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Nutritional and environmental studies on an ocean-going oil tanker. 3. Energy balances and physique
  1. T. P. Eddy,
  2. Anne L. Stock,
  3. Erica F. Wheeler
  1. Department of Human Nutrition, London School of Hygiene and Tropical Medicine, Keppel Street, London W.C.1
  2. The Department of Nutrition, Queen Elizabeth College, Campden Hill Road, London W.8
  3. The Esso Petroleum Company, Esso House, Victoria Street, London S.W.1


    Eddy, T. P., Stock, Anne L., and Wheeler, Erica F. (1971).Brit. J. industr. Med.,28, 330-341. Nutritional and environmental studies on an ocean-going oil tanker. 3. Energy balances and physique. During the voyage of the oil tanker S.S. Esso Newcastle to the Persian Gulf(July to August, 1967) the average dietary intake of the whole ship's complement was measured on eight days at different periods of the voyage. In addition, the individual intakes of six subjects (three crew and three students) were measured on three occasions over periods of three days. Estimates were also made of the energy expenditures of three members of the crew and body weight and skinfold thickness were measured.

    Energy expenditure balanced energy intake in two of the crew members investigated. In the third crew subject, expenditure exceeded intake and there was a slight loss of weight. Two out of the three student subjects showed a significant gain in weight by the end of the voyage.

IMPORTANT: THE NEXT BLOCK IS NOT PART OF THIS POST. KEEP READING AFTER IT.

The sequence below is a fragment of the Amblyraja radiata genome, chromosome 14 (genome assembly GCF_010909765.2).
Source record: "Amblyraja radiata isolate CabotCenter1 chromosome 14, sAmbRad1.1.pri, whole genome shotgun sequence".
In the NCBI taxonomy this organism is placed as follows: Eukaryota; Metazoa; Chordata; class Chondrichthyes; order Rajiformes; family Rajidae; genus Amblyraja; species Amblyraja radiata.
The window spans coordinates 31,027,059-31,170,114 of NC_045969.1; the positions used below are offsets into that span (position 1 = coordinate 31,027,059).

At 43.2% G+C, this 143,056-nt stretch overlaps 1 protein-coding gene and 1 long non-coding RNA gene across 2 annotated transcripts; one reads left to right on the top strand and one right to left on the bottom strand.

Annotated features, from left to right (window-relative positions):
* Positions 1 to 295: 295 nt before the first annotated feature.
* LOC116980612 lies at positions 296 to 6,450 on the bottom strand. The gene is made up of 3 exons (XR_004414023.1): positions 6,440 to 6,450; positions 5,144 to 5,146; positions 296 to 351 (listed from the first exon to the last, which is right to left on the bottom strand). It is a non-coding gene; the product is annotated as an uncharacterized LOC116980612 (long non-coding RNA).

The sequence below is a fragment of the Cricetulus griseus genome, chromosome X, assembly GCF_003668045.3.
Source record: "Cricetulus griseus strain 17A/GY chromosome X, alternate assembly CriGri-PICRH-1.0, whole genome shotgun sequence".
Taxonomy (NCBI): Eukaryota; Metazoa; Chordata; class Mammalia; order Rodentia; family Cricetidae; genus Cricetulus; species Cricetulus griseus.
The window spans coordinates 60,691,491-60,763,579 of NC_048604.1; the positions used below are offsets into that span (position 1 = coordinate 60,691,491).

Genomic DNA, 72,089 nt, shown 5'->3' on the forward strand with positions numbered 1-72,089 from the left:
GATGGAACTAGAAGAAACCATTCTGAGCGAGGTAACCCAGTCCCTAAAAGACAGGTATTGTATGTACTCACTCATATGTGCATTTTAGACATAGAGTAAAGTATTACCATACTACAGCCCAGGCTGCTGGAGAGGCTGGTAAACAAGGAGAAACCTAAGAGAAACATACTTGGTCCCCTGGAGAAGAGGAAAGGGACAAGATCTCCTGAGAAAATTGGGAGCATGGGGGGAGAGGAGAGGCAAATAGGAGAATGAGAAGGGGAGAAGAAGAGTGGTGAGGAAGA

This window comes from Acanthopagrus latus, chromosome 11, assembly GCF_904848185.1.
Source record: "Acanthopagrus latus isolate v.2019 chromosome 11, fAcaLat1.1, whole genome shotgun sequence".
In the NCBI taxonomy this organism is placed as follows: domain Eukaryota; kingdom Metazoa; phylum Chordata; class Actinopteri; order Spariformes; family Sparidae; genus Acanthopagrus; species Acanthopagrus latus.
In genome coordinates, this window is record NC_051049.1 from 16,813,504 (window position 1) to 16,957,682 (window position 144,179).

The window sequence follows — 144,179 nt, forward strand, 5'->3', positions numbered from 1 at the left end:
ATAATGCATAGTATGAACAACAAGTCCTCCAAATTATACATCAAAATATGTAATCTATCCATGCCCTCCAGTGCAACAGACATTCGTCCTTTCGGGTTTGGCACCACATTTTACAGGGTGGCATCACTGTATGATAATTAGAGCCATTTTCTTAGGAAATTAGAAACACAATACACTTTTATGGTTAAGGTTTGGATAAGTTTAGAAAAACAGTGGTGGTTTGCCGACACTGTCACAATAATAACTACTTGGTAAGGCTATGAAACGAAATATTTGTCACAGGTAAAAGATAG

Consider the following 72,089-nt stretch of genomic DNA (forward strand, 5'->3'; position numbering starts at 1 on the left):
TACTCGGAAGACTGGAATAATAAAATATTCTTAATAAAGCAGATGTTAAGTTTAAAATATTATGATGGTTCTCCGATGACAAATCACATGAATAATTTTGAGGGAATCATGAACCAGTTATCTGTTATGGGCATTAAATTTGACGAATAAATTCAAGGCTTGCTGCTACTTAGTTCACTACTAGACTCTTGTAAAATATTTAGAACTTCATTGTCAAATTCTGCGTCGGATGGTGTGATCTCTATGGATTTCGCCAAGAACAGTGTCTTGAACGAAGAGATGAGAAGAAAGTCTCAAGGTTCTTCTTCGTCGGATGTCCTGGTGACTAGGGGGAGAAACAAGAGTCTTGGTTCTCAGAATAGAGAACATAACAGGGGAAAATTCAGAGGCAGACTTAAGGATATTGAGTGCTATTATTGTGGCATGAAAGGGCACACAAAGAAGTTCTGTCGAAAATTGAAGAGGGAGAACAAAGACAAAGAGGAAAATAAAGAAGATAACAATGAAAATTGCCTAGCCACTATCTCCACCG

The average calorie intake for the ship was 15·07 megajoules (MJ) (3600 kcal) per man per day (of which 13·23 MJ (3160 kcal) were derived from non-alcoholic sources). This is the United Kingdom recommended intake for very active men. Issues on the Esso Newcastle were 18·83 MJ (4500 kcal)/man/day; the difference between provision and consumption was found to be similar to that reported for Scandinavian vessels.

    Though the crew tended to be heavier than British landsmen, they did not appear to be abnormally fat. Weight was attributable to muscularity.

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